On one warm November weekend Charles Temple organized a beach party to celebrate the “end of the season.”  Several dozen Ocracokers (young, old, and children) gathered to laugh, play frisbee, throw a baseball, and eat hot dogs & hamburgers.  As they say, “a good time was had by all.”

November Beach Party
Beach Party

Just before sunset we were all treated to the sight of a sun dog in the southwestern sky.

Autumn Sun Dog
Sun Dog

We built a fire not too far from the surf, and, after the sun went down and the air cooled, we sat in a circle roasting marshmallows and visiting long into the night.

Riley and the Beach Fire
Now and then I am fortunate enough to host a potluck for our local musicians.  Sitting around the living room after dinner I relax while listening  to familiar tunes played on guitar, banjo, fiddle and mandolin.

Ocrafolk Opry Performers at an Informal Jam Session:
Music Jam

Fiddler Dave and Miss Kitty Liven up my Living Room:
Music Jam

There is not much that is more rewarding than listening to friends strike up a tune for the pure pleasure of making music.

Many of us will be performing on Friday, November 29, for a local concert to benefit this upcoming year’s “Ocrafolk Festival of Story and Song.”  Look for more information about this delightful festival that is held each year during the first weekend in June.

Of course, the benefit concert is the day after Thanksgiving, and many of us will have just gathered at Gary and Kitty’s house for our annual Turkey Day get together.  Dozens of people fill the Mitchells’ home each year with casseroles, oysters, salads, homemade bread, cakes and pies — and the traditional turkey, stuffing, and gravy, of course.  After dinner,  we are usually treated to photography exhibits, music, or even storytelling.  What a feast!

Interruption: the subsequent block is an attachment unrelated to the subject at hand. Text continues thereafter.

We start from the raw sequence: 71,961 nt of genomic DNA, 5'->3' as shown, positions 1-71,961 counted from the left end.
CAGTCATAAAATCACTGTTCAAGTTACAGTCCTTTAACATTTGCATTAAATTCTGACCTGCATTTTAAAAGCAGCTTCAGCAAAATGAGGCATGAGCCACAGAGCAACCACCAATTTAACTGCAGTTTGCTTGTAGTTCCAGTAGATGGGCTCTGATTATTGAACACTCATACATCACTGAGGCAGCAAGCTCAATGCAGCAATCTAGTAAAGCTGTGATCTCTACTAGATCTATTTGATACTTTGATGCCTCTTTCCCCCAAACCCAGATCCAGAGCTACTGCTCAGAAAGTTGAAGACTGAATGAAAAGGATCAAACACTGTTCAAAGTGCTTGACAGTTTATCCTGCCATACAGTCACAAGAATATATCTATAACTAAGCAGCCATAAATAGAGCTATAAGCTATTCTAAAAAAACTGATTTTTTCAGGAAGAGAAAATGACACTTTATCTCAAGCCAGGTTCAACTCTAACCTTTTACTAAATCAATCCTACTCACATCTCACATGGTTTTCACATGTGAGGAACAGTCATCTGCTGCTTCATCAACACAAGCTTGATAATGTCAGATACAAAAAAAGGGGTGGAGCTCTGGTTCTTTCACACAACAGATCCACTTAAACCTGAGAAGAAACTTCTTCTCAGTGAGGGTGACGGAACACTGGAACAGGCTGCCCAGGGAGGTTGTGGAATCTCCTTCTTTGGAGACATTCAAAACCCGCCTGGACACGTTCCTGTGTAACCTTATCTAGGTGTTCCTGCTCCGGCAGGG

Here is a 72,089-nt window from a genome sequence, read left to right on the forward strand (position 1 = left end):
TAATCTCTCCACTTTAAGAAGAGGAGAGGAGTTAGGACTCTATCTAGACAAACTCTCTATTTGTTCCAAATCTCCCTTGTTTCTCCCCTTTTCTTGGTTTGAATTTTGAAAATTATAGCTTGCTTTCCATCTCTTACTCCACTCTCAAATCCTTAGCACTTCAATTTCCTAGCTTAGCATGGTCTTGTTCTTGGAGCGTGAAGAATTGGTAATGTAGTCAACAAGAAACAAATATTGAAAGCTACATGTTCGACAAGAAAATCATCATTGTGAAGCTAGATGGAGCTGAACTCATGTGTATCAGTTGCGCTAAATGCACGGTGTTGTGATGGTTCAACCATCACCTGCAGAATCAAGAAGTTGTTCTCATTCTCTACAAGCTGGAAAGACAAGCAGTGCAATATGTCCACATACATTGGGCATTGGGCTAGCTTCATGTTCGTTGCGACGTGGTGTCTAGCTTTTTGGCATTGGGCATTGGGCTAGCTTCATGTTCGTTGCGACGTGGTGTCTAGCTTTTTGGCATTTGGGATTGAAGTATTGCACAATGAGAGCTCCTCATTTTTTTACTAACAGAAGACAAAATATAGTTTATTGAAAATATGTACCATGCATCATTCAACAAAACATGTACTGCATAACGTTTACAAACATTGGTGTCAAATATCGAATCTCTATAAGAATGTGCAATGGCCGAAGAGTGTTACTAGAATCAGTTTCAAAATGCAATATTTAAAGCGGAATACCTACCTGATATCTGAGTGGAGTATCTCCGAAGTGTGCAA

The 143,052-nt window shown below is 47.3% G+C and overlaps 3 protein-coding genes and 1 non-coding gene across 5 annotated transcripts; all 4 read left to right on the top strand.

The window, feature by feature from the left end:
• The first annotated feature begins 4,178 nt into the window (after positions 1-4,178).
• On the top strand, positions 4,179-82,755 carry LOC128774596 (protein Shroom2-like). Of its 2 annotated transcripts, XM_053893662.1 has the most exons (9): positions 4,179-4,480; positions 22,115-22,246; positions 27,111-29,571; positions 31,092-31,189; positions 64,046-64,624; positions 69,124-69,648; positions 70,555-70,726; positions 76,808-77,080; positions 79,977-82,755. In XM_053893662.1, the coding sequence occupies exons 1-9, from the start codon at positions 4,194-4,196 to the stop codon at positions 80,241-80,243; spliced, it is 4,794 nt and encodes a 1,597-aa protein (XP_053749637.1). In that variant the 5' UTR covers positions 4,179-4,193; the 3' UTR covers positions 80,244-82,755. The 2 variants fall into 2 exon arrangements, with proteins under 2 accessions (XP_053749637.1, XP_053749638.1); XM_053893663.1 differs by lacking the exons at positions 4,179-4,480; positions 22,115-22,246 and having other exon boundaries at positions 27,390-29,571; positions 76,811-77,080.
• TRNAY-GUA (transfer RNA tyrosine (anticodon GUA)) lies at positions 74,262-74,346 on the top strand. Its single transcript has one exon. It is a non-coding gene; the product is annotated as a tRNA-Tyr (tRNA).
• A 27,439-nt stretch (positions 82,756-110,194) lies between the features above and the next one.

Recently I learned of an interesting after-dinner parlor game for a large group of friends.  With a few slips of paper and a yen for fun you too can play Werewolf.  Just last week nineteen islanders got together for a potluck dinner and several hours of this newly discovered game.  It was loud and exciting, and once in a while the “villagers” were  actually successful in routing the lycanthrophic intruders from their midst.  One of the winter joys of living on Ocracoke is the sense of community and the ease of getting a large group of folks together for an evening of good fun.

Last month I promised a report on the first ever Howard Family Reunion.  Following is the article that appeared in our local newspaper, the “Ocracoke Observer:”

Howard Family Reunion

“Amateur genealogists are well known for seeking out the most noble and honorable members of their clans, although not a few actually revel in exposing the outrageous and colorful black sheep of the family.  The Howard family is little different from other families, boasting a wide assortment of the goodly and a few of the ignoble.